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TitleA massive slump on the St. Pierre Slope, a new perspective on the 1929 Grand Banks submarine landslide
AuthorSchulten, I; Mosher, D CORCID logo; Piper, D J WORCID logo; Krastel, S
SourceJournal of Geophysical Research, Solid Earth vol. 124, 2019 p. 1-24,
Alt SeriesNatural Resources Canada, Contribution Series 20190010
PublisherAmerican Geophysical Union (AGU)
Mediapaper; on-line; digital
File formatpdf (Adobe® Reader®); html
ProvinceNewfoundland and Labrador; Nova Scotia; Eastern offshore region
NTS1; 10; 11
AreaSt. Pierre Slope; Grand Banks of Newfoundland; Atlantic Ocean
Lat/Long WENS -58.0000 -54.0000 45.3333 43.2500
Subjectsmarine geology; surficial geology/geomorphology; stratigraphy; structural geology; geophysics; Nature and Environment; Science and Technology; landslides; slumps; slope failures; mass wasting; continental margins; continental slope; marine sediments; tsunami; geophysical surveys; seismic surveys, marine; seismic reflection surveys; acoustic surveys, marine; side-scan sonar; bathymetry; seafloor topography; submarine features; escarpments; submarine fans; channels; bedrock geology; structural features; faults; tectonic history; earthquakes; epicentres; earthquake risk; decollement; displacement; crustal movements; depositional history; stratigraphic analyses; 1929 Grand Banks Submarine Landslide; St. Pierre Slump; Laurentian Fan; Halibut Canyon; Grnad Banks Valley; Western Valley; Eastern Valley; St. Pierre Valley; translational landslides; Infrastructures; sediment transport directions; Phanerozoic; Cenozoic; Quaternary
Illustrationslocation maps; geoscientific sketch maps; tables; seismic profiles; 3-D images; block diagrams; schematic cross-sections
ProgramPublic Safety Geoscience Marine Geohazards
Released2019 06 28
AbstractThe 1929 Grand Banks submarine landslide on the southwestern Grand Banks of Newfoundland was triggered by a Mw 7.2 strike-slip earthquake. It is the first studied example of a submarine mass movement known to have caused a turbidity current and tsunami. The event resulted in 28 casualties and caused severe economic damage. The St. Pierre Slope is the main source area for the sediment failure. It contains translational and probable retrogressive surficial failures (<25 m); the majority of which lie in >1,700-m water depth. These observations contradict what might be expected for a tsunamigenic event; thus, the objective of this study is to look for other potential causal mechanisms. A comprehensive analysis of 2-D seismic reflection data of various resolutions and multibeam bathymetry allowed mapping of new stratigraphic and structural features. Numerous, low-angle (~17°) faults are present throughout the Quaternary section of the St. Pierre Slope that are associated with seafloor escarpments (750- to 2,000-m water depth). These faults have up to 100-m high displacement and are interpreted as part of a massive (~560 km3), complex slump. There are multiple décollements (250- and 400- to 550-m below seafloor) within this slump and there is indication for slumping in at least two directions. Evidence suggests slumping as a result of the 1929 earthquake occurred along these faults, with ~100-m seafloor displacement in places. The 1929 submarine landslide therefore involved two failure mechanisms: massive slumping (~500-m thick) and consequent widespread, surficial (<25 m) sediment failure. Both failure mechanisms likely contributed to tsunami generation.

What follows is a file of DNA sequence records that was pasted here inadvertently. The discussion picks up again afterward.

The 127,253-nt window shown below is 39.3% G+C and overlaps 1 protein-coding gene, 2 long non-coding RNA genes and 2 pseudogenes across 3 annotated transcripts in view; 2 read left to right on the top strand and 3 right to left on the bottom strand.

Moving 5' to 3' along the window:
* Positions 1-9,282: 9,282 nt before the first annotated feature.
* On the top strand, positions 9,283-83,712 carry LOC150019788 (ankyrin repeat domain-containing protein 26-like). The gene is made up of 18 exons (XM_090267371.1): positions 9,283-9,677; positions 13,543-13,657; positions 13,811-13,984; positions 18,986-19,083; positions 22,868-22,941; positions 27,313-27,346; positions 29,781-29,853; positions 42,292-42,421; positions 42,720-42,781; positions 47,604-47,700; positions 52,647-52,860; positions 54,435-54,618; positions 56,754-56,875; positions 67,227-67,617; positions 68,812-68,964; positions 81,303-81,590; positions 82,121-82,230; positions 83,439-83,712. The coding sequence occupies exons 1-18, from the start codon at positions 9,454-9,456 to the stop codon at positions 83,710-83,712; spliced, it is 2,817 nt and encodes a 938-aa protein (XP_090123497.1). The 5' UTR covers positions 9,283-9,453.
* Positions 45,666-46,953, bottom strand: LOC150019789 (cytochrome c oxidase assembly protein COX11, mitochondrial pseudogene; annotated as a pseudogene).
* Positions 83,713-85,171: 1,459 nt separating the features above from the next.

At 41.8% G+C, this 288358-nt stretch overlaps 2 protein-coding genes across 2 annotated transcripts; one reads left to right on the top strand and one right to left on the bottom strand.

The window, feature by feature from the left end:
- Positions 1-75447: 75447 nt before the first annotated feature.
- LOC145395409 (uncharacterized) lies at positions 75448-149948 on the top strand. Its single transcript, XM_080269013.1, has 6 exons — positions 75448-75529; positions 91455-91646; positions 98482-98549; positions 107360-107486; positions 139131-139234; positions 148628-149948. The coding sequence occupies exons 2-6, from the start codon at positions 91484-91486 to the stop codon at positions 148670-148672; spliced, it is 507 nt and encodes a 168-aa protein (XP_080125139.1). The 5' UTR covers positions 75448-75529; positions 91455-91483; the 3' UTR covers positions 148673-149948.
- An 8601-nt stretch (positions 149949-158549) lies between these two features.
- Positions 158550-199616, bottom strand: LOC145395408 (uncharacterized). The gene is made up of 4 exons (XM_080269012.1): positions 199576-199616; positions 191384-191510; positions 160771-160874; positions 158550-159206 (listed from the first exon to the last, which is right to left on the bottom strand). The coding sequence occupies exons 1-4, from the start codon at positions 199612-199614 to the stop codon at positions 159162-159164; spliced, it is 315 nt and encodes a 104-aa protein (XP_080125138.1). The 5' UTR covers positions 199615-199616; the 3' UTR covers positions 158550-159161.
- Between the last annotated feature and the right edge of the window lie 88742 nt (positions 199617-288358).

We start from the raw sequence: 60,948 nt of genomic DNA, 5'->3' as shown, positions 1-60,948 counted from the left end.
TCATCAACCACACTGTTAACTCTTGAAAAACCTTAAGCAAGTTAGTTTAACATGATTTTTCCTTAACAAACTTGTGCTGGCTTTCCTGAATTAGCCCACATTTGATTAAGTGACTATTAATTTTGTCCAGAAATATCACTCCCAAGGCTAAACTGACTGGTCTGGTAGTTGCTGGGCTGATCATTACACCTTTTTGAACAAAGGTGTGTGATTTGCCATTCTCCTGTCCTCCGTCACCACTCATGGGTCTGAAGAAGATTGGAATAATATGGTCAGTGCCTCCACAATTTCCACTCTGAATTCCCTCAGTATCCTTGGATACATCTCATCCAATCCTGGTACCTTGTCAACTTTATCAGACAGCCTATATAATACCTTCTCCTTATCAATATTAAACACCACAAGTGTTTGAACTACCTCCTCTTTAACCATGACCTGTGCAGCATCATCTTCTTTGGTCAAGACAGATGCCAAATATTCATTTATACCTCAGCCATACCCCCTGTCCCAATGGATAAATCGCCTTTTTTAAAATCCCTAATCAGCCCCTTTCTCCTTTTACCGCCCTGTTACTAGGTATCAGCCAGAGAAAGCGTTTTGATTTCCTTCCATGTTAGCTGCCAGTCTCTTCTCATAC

Summary(Plain Language Summary, not published)
An underwater landslide occurred south of Newfoundland in November 1929, as a result of a strong earthquake. It triggered a tsunami that killed 28 people. This study shows that the submarine landslide occurred as a ~500 m-thick rotational slump that had a vertical displacement of nearly 100 m.

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